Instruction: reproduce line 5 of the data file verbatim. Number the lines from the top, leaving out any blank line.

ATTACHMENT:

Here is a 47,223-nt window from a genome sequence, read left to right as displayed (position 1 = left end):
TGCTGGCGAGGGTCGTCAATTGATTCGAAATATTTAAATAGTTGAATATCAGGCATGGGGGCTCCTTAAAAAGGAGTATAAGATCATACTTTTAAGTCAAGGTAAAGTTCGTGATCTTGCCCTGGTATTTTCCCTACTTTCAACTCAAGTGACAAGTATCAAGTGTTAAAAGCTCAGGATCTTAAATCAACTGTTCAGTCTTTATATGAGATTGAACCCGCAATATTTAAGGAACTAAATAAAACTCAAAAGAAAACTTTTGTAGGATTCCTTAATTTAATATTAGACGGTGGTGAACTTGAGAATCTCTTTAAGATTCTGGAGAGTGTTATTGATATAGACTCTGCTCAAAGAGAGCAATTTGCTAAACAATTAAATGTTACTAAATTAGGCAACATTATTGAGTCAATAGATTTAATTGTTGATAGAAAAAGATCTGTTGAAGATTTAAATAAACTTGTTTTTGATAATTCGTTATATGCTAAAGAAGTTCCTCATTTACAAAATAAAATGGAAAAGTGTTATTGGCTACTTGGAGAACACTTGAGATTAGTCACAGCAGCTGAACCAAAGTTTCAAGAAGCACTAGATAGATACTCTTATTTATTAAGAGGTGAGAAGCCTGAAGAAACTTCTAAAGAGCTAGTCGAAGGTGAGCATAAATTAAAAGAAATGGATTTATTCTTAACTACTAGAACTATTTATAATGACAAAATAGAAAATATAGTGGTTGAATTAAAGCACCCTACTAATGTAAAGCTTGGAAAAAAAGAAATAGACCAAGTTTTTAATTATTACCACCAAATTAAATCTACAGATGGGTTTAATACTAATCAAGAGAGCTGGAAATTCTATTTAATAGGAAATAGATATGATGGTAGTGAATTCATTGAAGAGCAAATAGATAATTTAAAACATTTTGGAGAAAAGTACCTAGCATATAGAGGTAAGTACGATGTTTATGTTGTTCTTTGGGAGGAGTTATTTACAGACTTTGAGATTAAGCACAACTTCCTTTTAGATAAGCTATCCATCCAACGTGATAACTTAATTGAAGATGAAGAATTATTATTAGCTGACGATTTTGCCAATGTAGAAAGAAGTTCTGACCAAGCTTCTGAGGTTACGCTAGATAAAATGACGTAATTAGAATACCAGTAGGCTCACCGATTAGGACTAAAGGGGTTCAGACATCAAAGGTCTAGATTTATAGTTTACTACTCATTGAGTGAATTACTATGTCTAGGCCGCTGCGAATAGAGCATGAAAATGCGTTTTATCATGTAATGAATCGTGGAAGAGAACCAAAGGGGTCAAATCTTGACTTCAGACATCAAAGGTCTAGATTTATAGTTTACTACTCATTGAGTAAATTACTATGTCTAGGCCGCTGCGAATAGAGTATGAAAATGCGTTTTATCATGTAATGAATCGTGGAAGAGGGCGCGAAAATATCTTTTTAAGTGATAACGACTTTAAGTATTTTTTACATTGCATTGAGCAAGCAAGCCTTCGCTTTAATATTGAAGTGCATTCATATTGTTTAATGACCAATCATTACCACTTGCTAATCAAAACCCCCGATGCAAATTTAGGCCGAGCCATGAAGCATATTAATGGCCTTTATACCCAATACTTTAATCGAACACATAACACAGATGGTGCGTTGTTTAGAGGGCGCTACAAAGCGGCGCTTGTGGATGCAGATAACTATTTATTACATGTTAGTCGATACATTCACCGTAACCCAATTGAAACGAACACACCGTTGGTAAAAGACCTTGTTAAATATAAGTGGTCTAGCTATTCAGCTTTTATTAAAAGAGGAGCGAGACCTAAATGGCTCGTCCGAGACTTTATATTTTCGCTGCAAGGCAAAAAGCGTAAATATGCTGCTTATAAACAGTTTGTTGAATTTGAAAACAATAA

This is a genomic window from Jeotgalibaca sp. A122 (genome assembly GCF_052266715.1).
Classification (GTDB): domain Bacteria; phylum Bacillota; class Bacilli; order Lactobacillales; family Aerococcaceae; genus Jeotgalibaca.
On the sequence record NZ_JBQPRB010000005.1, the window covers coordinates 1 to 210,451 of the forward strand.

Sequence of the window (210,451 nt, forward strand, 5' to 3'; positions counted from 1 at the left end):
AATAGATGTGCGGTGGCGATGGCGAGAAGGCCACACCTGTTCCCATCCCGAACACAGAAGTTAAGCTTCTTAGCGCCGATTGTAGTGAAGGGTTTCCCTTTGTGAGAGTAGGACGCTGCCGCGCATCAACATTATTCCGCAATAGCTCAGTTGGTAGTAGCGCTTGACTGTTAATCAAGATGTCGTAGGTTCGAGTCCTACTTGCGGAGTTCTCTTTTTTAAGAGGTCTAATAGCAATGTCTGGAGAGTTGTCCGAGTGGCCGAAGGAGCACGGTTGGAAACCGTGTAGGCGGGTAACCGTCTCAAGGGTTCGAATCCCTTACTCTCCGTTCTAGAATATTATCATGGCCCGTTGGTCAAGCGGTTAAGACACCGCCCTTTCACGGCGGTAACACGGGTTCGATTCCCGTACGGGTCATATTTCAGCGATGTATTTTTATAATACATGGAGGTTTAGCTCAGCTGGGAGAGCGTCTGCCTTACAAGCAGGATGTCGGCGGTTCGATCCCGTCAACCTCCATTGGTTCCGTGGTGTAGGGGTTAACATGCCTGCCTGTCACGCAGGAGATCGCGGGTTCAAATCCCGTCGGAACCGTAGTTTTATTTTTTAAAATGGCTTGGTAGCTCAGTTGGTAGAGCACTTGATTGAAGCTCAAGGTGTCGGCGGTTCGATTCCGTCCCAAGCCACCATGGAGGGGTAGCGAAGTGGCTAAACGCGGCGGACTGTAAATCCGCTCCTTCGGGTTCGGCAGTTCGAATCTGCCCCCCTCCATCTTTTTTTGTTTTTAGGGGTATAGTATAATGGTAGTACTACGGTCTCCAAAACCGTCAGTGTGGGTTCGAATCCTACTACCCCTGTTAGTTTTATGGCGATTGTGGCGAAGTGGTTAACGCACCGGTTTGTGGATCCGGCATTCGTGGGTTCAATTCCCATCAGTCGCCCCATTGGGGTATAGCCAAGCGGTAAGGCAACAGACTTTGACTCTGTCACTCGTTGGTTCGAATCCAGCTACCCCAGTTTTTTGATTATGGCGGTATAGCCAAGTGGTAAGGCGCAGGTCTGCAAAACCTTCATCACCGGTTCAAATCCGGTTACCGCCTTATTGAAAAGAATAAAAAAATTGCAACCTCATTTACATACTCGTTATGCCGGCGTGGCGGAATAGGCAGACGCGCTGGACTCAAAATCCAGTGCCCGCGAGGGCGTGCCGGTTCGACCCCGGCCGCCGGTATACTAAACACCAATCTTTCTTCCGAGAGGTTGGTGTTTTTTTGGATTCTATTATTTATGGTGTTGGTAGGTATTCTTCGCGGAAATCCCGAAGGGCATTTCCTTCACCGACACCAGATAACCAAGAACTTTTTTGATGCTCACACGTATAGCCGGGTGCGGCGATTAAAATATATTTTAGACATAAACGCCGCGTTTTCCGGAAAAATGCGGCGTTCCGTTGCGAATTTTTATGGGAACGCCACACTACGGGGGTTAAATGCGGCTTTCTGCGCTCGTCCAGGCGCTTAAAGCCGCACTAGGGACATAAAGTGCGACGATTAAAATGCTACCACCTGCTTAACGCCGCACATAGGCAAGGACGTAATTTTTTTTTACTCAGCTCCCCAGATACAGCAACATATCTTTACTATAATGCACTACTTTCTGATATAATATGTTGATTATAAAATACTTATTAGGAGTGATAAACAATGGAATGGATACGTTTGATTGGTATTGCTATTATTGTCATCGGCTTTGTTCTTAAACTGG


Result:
On the sequence record NZ_JBQPRB010000005.1, the window covers coordinates 1 to 210,451 of the forward strand.